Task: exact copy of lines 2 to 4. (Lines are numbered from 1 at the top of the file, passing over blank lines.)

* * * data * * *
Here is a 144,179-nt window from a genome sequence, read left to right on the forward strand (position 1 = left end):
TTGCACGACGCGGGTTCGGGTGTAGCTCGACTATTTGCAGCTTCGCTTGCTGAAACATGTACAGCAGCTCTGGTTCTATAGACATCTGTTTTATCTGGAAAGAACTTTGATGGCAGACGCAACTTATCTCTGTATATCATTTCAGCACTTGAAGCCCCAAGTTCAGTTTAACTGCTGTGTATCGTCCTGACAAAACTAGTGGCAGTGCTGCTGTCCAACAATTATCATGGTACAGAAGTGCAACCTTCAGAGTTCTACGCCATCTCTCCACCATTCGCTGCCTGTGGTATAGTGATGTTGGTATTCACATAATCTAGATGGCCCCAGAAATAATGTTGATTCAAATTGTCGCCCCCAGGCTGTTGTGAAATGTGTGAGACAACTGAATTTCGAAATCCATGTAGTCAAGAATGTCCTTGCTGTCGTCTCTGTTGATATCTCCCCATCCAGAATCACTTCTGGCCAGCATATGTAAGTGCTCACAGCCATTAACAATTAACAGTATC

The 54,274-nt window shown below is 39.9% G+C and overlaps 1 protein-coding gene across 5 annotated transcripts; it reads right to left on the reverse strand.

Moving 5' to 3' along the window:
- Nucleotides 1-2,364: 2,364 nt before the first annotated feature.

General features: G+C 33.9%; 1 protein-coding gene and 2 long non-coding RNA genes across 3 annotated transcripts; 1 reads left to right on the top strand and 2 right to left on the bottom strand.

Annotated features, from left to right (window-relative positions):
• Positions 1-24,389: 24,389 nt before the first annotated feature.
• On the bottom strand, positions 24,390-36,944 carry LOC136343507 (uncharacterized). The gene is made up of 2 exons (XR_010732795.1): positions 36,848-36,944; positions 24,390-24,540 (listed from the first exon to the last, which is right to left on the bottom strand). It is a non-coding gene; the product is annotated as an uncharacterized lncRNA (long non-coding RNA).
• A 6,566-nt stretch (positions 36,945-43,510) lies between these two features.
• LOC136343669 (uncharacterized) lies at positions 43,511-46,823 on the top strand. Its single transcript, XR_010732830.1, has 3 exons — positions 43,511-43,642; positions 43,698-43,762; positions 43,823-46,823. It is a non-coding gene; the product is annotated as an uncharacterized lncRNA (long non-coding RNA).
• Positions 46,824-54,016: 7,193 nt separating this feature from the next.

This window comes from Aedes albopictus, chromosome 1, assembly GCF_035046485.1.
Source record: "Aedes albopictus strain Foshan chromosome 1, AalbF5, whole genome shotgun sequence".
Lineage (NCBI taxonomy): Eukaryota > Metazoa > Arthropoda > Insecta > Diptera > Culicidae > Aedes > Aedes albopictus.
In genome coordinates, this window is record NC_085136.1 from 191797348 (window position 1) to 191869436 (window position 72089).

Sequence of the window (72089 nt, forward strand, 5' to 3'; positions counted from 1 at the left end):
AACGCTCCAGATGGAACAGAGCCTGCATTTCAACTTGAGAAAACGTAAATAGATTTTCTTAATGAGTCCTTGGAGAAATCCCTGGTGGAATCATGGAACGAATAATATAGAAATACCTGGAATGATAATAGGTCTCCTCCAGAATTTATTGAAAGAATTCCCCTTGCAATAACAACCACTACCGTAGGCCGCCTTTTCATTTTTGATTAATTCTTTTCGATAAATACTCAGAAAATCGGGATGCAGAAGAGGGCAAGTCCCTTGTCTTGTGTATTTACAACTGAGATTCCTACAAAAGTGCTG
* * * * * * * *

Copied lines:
TTGCACGACGCGGGTTCGGGTGTAGCTCGACTATTTGCAGCTTCGCTTGCTGAAACATGTACAGCAGCTCTGGTTCTATAGACATCTGTTTTATCTGGAAAGAACTTTGATGGCAGACGCAACTTATCTCTGTATATCATTTCAGCACTTGAAGCCCCAAGTTCAGTTTAACTGCTGTGTATCGTCCTGACAAAACTAGTGGCAGTGCTGCTGTCCAACAATTATCATGGTACAGAAGTGCAACCTTCAGAGTTCTACGCCATCTCTCCACCATTCGCTGCCTGTGGTATAGTGATGTTGGTATTCACATAATCTAGATGGCCCCAGAAATAATGTTGATTCAAATTGTCGCCCCCAGGCTGTTGTGAAATGTGTGAGACAACTGAATTTCGAAATCCATGTAGTCAAGAATGTCCTTGCTGTCGTCTCTGTTGATATCTCCCCATCCAGAATCACTTCTGGCCAGCATATGTAAGTGCTCACAGCCATTAACAATTAACAGTATC

The 54,274-nt window shown below is 39.9% G+C and overlaps 1 protein-coding gene across 5 annotated transcripts; it reads right to left on the reverse strand.

Moving 5' to 3' along the window: